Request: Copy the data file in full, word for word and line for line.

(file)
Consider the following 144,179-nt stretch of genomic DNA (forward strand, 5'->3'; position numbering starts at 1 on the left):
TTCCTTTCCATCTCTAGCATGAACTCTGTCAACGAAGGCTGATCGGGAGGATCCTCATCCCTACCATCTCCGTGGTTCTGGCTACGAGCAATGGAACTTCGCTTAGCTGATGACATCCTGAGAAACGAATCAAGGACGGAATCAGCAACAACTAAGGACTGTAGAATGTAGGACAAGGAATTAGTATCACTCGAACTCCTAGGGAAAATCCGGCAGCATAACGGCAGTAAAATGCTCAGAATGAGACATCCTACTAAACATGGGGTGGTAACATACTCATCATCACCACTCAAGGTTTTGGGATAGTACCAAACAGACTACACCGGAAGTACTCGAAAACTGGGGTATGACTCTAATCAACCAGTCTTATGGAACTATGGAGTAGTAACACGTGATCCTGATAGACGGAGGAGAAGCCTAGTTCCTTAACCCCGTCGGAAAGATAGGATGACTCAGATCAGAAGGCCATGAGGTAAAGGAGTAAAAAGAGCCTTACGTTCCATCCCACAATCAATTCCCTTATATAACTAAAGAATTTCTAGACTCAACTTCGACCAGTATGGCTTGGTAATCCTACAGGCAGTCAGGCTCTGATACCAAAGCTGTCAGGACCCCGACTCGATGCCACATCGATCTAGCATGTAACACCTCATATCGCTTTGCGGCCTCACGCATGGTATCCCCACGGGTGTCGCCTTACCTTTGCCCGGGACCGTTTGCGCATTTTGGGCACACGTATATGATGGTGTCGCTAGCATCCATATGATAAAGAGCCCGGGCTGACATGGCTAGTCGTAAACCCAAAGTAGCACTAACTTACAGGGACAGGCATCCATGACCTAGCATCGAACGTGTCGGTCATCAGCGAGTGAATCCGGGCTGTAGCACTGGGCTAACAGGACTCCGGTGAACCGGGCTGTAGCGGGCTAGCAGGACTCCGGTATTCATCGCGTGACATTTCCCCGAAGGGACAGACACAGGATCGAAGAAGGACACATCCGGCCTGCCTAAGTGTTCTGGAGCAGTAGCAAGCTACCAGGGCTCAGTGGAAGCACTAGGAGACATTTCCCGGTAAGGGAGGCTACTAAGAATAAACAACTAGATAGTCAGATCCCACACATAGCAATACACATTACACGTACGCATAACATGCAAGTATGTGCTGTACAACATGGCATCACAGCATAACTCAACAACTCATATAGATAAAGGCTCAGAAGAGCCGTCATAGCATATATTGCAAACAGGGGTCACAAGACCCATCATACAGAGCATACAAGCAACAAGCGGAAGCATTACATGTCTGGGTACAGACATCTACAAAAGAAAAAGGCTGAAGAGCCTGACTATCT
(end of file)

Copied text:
Consider the following 144,179-nt stretch of genomic DNA (forward strand, 5'->3'; position numbering starts at 1 on the left):
TTCCTTTCCATCTCTAGCATGAACTCTGTCAACGAAGGCTGATCGGGAGGATCCTCATCCCTACCATCTCCGTGGTTCTGGCTACGAGCAATGGAACTTCGCTTAGCTGATGACATCCTGAGAAACGAATCAAGGACGGAATCAGCAACAACTAAGGACTGTAGAATGTAGGACAAGGAATTAGTATCACTCGAACTCCTAGGGAAAATCCGGCAGCATAACGGCAGTAAAATGCTCAGAATGAGACATCCTACTAAACATGGGGTGGTAACATACTCATCATCACCACTCAAGGTTTTGGGATAGTACCAAACAGACTACACCGGAAGTACTCGAAAACTGGGGTATGACTCTAATCAACCAGTCTTATGGAACTATGGAGTAGTAACACGTGATCCTGATAGACGGAGGAGAAGCCTAGTTCCTTAACCCCGTCGGAAAGATAGGATGACTCAGATCAGAAGGCCATGAGGTAAAGGAGTAAAAAGAGCCTTACGTTCCATCCCACAATCAATTCCCTTATATAACTAAAGAATTTCTAGACTCAACTTCGACCAGTATGGCTTGGTAATCCTACAGGCAGTCAGGCTCTGATACCAAAGCTGTCAGGACCCCGACTCGATGCCACATCGATCTAGCATGTAACACCTCATATCGCTTTGCGGCCTCACGCATGGTATCCCCACGGGTGTCGCCTTACCTTTGCCCGGGACCGTTTGCGCATTTTGGGCACACGTATATGATGGTGTCGCTAGCATCCATATGATAAAGAGCCCGGGCTGACATGGCTAGTCGTAAACCCAAAGTAGCACTAACTTACAGGGACAGGCATCCATGACCTAGCATCGAACGTGTCGGTCATCAGCGAGTGAATCCGGGCTGTAGCACTGGGCTAACAGGACTCCGGTGAACCGGGCTGTAGCGGGCTAGCAGGACTCCGGTATTCATCGCGTGACATTTCCCCGAAGGGACAGACACAGGATCGAAGAAGGACACATCCGGCCTGCCTAAGTGTTCTGGAGCAGTAGCAAGCTACCAGGGCTCAGTGGAAGCACTAGGAGACATTTCCCGGTAAGGGAGGCTACTAAGAATAAACAACTAGATAGTCAGATCCCACACATAGCAATACACATTACACGTACGCATAACATGCAAGTATGTGCTGTACAACATGGCATCACAGCATAACTCAACAACTCATATAGATAAAGGCTCAGAAGAGCCGTCATAGCATATATTGCAAACAGGGGTCACAAGACCCATCATACAGAGCATACAAGCAACAAGCGGAAGCATTACATGTCTGGGTACAGACATCTACAAAAGAAAAAGGCTGAAGAGCCTGACTATCT